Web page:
Want to improve the quality of your online events? Then you need to learn how to make your webinars more interactive. Don’t worry, it’s not as hard as it sounds!


In this article, I will share why interactive webinars are beneficial and present seven ways how you can boost the interactivity factor of your online events, thus engaging your audience on a deeper level and ensuring your digital get-togethers are as effective as possible.


The Benefits of Interactive Webinars

Before we talk about how to make your webinars more interactive, let’s cover why you should.

Interactive webinars increase attendee engagement which is crucial to successful online events. Why? Because audience members that aren’t engaged in your webinar content will become distracted. In many cases, they’ll leave your event entirely.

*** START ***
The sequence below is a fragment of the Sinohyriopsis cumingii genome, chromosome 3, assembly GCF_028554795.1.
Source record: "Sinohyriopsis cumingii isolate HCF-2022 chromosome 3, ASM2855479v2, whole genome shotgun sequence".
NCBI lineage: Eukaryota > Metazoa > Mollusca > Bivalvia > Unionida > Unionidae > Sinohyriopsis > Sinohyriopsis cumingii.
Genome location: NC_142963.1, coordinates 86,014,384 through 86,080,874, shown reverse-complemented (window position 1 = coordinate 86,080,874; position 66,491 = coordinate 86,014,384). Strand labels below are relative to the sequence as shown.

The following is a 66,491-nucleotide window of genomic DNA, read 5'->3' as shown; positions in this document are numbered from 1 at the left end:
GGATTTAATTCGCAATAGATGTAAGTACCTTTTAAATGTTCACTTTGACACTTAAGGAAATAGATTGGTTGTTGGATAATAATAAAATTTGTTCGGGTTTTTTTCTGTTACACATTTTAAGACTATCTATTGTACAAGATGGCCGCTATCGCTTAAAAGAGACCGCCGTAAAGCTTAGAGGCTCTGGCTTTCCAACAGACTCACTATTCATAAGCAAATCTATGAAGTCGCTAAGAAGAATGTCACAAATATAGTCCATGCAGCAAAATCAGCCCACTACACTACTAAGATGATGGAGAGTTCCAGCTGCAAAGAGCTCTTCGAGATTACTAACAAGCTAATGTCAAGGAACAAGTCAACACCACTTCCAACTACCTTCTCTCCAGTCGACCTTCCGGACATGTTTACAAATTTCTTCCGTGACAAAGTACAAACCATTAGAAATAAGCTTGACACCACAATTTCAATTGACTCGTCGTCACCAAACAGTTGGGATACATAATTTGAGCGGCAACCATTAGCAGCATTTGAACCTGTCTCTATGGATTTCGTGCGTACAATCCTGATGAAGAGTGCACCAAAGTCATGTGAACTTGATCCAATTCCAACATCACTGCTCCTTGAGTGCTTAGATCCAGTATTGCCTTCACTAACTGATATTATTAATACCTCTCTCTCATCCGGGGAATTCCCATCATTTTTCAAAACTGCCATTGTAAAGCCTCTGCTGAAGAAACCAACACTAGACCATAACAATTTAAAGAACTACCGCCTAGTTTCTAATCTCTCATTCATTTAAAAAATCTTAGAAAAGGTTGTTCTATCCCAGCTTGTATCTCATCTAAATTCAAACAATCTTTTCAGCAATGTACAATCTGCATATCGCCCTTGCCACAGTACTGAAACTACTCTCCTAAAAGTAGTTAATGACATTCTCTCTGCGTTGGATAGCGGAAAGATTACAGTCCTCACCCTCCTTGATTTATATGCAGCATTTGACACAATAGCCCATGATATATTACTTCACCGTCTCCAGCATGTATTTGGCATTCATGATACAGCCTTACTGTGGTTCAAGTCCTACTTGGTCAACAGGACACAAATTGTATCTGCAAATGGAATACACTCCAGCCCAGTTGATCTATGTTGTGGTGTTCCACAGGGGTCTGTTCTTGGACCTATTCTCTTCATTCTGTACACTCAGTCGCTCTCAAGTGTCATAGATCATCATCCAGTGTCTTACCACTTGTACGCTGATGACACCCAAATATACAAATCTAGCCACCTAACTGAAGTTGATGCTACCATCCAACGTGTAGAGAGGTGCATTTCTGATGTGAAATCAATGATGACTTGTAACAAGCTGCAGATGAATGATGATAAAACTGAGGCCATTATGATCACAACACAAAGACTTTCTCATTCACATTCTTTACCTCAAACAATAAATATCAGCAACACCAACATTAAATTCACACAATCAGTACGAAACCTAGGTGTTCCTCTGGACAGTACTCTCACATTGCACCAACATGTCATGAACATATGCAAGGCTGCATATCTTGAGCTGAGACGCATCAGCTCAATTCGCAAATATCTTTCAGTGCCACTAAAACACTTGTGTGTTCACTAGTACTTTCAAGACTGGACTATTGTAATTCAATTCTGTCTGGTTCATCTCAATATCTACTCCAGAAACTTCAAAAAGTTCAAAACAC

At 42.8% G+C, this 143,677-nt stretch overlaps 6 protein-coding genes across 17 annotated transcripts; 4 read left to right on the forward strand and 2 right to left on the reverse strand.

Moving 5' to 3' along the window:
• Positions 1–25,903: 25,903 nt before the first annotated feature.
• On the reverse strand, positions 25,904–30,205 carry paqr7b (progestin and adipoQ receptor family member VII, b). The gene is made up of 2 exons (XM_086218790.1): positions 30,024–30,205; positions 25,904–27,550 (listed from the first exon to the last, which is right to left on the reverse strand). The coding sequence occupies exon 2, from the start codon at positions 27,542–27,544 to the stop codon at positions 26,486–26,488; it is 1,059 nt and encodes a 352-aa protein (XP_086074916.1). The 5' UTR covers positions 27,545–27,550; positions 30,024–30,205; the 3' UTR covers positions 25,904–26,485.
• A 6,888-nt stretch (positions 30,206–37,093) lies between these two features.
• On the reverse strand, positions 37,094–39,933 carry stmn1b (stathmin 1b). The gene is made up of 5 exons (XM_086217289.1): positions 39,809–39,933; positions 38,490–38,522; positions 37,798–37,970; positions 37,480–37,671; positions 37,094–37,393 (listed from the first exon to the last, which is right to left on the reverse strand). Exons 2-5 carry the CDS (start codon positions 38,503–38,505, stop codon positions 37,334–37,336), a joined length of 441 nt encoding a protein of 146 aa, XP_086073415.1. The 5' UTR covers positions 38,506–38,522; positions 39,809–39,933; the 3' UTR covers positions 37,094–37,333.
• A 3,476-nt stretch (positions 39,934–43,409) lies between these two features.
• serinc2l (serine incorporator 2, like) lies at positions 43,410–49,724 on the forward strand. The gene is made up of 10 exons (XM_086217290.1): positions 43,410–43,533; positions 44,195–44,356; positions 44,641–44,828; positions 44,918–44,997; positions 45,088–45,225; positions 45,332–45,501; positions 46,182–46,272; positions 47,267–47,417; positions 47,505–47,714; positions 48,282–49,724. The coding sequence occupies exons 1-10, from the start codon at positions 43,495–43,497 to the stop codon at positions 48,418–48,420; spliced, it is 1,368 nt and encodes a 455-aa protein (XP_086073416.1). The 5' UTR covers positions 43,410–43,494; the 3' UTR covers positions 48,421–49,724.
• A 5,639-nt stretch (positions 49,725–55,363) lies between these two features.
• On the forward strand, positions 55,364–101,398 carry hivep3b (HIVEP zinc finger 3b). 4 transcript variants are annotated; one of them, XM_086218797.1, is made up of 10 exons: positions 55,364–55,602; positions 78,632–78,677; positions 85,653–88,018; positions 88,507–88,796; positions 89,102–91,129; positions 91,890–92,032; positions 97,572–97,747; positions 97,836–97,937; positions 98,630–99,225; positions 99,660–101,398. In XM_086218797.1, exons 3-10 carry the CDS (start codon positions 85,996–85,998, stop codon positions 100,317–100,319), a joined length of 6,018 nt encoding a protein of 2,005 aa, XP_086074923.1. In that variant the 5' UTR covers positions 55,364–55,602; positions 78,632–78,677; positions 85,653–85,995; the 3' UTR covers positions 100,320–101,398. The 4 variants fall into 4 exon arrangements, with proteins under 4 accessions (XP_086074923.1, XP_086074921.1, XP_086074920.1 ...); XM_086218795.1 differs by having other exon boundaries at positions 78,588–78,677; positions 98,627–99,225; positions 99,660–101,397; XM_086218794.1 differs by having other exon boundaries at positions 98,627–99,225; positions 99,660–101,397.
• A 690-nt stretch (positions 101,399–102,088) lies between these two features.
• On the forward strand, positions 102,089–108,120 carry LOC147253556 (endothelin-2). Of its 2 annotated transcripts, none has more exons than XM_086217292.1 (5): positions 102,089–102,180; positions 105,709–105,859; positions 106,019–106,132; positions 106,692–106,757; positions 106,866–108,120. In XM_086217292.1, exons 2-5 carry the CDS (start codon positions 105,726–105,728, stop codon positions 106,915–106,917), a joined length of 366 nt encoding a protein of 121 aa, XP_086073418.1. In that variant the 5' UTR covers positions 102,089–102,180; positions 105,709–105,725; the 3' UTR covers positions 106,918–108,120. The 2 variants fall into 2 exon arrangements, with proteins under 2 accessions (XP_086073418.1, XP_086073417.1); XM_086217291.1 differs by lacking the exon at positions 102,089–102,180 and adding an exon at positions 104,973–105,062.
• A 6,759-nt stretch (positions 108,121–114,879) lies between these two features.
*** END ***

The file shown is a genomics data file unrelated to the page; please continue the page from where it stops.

Think about it: virtual events like webinars aren’t the same as in-person get-togethers. Attendees don’t have to travel to a physical location or adhere to any kind of dress code. Because of these things, they’re often less invested in the content being shared with them.

Fortunately, there’s a solution to this problem: interactive webinars that engage attendees and “force” them to pay attention to your presentation.

In the next section, we’ll cover seven ways you can make your webinars more interactive.


How to Make Your Webinar More Interactive

If you’re going to host a webinar (which you definitely should do!), then you need to make sure to plan an interactive presentation that engages your audience.

Here are seven simple ideas you can use to boost interactivity levels between you and your attendees:


1. Ask a Question

One of the biggest mistakes new webinar hosts make is talking at their audience rather than to them. Your attendees don’t want to be lectured.